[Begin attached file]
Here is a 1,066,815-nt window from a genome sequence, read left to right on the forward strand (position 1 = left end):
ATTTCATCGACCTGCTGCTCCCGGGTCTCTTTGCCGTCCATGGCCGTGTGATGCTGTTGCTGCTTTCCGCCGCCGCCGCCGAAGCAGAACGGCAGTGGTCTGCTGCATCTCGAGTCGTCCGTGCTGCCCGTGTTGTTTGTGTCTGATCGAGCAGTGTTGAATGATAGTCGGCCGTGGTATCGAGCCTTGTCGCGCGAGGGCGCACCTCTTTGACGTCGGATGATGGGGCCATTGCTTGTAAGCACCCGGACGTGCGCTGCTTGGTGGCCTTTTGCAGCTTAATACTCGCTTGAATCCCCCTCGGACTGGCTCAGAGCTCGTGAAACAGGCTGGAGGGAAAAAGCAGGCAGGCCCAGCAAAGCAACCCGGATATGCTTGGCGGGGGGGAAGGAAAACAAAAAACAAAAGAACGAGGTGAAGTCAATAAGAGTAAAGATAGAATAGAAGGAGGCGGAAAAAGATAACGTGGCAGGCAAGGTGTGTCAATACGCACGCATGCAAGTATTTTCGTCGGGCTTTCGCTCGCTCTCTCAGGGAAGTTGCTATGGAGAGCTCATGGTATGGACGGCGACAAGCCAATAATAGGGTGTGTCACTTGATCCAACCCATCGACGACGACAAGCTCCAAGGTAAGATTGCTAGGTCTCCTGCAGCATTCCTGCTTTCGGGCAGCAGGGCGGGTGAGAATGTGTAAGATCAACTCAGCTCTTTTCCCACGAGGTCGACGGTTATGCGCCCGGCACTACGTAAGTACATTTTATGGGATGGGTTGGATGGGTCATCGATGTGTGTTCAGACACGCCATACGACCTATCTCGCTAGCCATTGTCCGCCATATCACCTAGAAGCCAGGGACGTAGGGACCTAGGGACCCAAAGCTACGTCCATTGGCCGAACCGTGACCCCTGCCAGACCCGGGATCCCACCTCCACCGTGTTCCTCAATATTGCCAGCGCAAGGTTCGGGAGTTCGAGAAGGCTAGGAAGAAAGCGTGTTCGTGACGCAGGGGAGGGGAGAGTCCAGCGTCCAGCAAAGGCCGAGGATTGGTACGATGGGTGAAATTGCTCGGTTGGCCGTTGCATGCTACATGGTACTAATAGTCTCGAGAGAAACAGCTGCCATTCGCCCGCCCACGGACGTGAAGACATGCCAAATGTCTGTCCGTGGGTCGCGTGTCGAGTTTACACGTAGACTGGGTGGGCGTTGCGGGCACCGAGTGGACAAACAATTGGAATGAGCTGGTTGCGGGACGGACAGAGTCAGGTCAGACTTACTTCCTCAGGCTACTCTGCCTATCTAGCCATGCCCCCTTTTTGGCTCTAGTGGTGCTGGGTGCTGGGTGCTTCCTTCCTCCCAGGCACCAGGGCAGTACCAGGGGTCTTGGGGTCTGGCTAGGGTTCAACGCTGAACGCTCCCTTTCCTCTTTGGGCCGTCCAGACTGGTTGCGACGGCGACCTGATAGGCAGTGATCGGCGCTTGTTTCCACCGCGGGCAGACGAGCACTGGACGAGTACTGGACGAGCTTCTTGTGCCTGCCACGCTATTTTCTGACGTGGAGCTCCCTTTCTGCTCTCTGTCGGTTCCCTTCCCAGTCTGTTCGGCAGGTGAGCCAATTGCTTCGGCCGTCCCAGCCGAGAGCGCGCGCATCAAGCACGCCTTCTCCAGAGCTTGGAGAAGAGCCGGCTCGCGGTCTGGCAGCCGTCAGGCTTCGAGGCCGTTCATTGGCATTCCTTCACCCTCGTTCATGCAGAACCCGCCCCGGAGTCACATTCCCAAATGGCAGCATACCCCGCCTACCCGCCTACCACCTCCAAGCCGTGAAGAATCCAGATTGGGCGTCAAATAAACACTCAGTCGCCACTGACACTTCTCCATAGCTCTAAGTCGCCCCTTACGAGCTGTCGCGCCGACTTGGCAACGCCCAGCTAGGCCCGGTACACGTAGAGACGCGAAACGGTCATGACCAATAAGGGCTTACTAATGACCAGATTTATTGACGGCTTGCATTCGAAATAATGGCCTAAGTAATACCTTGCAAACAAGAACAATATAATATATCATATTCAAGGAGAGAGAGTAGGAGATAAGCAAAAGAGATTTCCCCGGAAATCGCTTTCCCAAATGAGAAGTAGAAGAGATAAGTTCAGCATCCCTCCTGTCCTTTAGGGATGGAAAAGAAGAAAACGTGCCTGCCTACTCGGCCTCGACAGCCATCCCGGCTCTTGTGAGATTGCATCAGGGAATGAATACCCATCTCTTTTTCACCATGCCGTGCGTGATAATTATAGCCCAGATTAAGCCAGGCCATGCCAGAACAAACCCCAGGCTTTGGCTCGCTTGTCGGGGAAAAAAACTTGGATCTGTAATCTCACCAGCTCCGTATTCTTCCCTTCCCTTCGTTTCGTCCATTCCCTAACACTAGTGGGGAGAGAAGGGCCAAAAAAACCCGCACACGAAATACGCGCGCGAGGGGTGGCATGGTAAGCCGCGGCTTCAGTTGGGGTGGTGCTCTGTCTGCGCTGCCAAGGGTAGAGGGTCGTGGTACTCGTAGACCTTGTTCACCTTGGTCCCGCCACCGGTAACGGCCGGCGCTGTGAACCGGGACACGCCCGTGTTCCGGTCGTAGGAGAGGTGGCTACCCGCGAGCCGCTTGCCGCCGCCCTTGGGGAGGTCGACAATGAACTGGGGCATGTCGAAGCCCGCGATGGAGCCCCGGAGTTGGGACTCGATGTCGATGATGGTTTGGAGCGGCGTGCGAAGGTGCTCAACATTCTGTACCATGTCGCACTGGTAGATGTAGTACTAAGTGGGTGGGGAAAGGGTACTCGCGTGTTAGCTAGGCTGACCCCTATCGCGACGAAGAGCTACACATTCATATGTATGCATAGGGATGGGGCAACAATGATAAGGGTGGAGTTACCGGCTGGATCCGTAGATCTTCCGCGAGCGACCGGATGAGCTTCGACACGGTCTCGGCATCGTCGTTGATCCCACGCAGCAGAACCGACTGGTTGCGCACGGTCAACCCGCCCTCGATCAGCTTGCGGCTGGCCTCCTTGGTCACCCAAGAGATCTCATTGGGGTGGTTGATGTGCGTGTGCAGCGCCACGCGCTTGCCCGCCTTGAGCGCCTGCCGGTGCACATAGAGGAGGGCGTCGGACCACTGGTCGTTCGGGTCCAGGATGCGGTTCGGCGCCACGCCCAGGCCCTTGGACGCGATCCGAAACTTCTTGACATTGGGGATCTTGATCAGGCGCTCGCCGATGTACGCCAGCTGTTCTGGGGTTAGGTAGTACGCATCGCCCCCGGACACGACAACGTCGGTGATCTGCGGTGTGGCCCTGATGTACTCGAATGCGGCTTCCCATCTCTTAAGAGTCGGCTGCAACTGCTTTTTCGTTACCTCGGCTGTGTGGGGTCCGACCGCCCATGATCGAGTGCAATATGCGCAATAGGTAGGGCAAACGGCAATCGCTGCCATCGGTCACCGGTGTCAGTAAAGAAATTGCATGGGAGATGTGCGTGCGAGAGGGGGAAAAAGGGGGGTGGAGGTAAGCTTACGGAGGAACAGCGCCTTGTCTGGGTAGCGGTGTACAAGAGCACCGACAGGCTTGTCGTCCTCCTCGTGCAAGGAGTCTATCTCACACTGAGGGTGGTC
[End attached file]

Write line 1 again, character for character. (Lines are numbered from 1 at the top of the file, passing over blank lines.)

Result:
Here is a 1,066,815-nt window from a genome sequence, read left to right on the forward strand (position 1 = left end):